Friday, August 21, 2009

High-rise flats for the homeless makes complete sense - or does it?

“It is not in our culture to stay in flats. We need houses so that we can practice our customs .”

SHOOT: There are a few points to consider, chief among them, is living in a multi-story building society-enhancing? Does it lead to happy communities or do the more compact living arrangements promote criminal activity? Then there is also the question of energy. High rise building are less energy efficient than european style multi-use buildings, often 4 story's high. Houses/suburbia aren't the answer either, as these promote a car dependent and energy dependent system. The answer is designing a walkable community around a town plan, having a multidisplinary [multi-use] approach to buildings.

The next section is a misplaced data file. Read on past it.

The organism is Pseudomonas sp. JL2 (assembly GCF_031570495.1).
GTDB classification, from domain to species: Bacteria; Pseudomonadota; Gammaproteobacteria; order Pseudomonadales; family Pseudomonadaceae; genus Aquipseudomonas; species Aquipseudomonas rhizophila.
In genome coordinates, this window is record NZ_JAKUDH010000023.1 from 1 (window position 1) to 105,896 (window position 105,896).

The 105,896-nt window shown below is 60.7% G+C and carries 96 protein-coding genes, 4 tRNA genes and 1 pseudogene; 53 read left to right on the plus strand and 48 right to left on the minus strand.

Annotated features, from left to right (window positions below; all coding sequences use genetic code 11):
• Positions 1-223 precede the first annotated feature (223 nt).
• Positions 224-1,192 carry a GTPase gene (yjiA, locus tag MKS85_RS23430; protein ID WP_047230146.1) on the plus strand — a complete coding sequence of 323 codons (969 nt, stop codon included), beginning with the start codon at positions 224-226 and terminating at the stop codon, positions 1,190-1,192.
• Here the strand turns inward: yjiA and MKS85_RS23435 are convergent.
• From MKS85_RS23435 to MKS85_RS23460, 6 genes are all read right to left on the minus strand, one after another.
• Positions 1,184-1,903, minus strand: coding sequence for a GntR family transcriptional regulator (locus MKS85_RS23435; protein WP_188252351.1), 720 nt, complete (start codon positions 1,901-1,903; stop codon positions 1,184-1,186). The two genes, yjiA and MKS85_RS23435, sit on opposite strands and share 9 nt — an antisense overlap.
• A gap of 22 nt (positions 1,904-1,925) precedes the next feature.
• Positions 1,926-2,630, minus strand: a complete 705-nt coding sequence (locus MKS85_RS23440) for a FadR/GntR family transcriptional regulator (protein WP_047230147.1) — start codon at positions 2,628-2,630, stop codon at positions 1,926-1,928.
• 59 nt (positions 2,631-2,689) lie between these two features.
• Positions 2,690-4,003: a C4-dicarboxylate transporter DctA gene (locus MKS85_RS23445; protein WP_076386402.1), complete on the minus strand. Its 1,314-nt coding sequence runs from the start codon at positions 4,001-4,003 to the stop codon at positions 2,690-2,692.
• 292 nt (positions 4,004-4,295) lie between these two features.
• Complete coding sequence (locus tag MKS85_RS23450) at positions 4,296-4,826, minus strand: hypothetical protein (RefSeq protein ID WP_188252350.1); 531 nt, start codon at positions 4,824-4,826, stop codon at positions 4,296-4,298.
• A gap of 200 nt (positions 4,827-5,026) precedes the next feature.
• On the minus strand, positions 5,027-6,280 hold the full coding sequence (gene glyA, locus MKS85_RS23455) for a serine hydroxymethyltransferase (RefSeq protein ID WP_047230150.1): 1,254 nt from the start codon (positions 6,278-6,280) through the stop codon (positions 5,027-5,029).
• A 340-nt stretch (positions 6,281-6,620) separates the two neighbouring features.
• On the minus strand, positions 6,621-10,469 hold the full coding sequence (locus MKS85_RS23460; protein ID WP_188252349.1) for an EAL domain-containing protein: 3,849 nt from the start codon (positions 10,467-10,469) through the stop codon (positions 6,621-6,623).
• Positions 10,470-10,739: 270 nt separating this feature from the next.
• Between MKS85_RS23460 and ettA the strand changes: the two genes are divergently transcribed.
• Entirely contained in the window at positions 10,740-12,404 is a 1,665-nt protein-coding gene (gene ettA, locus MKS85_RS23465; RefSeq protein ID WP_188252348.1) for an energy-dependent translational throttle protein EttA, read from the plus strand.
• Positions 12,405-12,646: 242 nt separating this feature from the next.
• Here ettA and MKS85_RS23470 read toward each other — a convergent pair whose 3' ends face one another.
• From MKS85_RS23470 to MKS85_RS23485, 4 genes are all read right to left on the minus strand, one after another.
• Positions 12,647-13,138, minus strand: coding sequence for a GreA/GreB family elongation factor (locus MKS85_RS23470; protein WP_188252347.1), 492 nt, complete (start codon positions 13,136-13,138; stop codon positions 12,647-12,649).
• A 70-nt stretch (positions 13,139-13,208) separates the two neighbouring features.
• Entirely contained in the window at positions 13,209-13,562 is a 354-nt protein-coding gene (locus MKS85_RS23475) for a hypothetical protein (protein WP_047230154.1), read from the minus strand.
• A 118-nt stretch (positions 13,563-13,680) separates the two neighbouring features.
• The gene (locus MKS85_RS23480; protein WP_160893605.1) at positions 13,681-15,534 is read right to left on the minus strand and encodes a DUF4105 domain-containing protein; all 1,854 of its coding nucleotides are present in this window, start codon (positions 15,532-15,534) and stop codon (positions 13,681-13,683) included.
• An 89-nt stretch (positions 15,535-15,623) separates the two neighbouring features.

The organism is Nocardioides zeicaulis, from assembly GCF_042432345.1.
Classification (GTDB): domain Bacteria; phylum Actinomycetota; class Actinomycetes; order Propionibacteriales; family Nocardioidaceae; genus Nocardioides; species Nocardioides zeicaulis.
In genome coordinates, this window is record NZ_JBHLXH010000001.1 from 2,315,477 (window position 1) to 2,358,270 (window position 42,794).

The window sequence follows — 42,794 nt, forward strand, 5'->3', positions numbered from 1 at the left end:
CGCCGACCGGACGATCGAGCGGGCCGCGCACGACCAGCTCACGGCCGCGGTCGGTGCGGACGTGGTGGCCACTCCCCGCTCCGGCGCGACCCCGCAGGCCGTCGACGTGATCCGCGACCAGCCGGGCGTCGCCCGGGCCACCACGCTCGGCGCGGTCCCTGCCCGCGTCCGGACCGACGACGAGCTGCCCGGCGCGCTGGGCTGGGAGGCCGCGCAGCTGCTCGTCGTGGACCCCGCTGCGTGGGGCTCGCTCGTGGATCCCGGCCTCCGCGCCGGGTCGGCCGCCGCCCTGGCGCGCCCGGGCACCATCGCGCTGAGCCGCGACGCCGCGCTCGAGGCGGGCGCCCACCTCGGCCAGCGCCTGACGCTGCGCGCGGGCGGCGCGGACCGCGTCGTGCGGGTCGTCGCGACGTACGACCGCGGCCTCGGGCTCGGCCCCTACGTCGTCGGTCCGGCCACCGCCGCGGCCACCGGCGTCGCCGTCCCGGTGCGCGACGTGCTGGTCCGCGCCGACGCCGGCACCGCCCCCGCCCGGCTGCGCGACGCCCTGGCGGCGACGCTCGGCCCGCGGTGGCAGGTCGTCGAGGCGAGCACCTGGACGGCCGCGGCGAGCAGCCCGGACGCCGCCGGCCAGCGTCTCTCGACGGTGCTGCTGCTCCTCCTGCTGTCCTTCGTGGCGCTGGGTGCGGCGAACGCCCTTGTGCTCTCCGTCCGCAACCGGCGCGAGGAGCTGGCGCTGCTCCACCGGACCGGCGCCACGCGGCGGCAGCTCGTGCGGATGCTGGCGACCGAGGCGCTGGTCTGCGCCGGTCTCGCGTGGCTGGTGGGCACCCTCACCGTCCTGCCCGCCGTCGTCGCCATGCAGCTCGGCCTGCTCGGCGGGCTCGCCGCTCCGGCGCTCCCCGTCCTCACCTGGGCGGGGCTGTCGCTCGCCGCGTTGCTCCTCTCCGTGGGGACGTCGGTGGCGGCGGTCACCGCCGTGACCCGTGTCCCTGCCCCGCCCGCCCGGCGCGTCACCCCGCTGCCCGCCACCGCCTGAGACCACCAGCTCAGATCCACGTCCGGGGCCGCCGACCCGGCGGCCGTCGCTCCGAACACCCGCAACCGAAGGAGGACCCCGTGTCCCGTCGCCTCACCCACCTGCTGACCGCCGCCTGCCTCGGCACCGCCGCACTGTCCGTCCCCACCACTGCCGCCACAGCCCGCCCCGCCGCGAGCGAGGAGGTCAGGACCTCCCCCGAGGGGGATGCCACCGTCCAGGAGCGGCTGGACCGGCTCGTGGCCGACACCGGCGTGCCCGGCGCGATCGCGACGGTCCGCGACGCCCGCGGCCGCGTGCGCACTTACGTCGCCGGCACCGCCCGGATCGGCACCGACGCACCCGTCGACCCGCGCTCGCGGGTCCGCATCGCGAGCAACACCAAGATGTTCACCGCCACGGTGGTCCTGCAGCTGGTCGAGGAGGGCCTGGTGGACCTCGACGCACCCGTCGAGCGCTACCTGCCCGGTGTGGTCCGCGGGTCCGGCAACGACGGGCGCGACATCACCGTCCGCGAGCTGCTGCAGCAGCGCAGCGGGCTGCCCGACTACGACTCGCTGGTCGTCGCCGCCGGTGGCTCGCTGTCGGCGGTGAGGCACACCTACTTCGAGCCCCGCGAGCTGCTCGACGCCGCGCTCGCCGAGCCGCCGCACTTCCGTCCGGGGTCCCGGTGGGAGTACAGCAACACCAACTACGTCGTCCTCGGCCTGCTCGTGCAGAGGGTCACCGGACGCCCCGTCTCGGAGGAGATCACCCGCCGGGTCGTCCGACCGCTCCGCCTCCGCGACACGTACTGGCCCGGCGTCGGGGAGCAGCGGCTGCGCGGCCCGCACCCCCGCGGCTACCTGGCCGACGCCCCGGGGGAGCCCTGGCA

clipped from
THE City of Cape Town is planning to build 14-storey blocks of flats in a bid to beat its massive housing backlog.

City housing director Hans Smit said yesterday that the buildings would be grouped in a “town” around facilities such as shops, community centres and schools.

There would be about 200 housing units in each block and from 5000 to 6000 units in each town.

About 400000 people in Cape Town need houses. The city says 87percent of those living in shacks and backyard rooms earn less than R3500 a month.

Between 18000 and 20000 families seek accommodation every year but the city was only building 10000 units annually.

Smit said 10000 hectares of land would be needed to eliminate the housing backlog.

Mzwanele Zulu of the Joe Slovo Task Team, which organises the informal settlement residents in Langa, said they had to consult the people first.

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